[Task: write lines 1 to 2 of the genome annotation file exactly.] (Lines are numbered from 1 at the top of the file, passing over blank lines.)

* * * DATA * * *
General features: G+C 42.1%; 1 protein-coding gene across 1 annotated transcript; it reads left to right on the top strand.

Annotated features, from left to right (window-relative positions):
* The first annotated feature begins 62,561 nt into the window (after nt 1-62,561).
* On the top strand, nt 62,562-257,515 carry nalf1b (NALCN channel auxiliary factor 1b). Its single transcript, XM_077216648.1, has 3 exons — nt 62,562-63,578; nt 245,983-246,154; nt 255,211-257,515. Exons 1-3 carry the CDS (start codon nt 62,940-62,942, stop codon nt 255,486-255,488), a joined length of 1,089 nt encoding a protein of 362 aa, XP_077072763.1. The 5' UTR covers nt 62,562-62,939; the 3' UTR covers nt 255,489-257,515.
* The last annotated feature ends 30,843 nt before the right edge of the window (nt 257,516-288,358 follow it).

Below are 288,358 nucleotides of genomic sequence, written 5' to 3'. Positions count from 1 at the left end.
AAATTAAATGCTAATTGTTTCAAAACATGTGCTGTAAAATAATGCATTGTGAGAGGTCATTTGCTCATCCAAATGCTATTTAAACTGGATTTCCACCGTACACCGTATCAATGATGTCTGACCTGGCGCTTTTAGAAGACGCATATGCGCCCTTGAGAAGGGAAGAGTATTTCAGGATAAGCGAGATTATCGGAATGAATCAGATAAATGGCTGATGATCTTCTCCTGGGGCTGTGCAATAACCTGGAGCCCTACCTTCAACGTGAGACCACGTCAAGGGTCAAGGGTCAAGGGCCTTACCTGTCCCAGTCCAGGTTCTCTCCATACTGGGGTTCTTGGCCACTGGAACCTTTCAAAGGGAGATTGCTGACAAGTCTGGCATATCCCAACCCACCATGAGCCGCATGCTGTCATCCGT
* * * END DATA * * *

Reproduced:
General features: G+C 42.1%; 1 protein-coding gene across 1 annotated transcript; it reads left to right on the top strand.

Annotated features, from left to right (window-relative positions):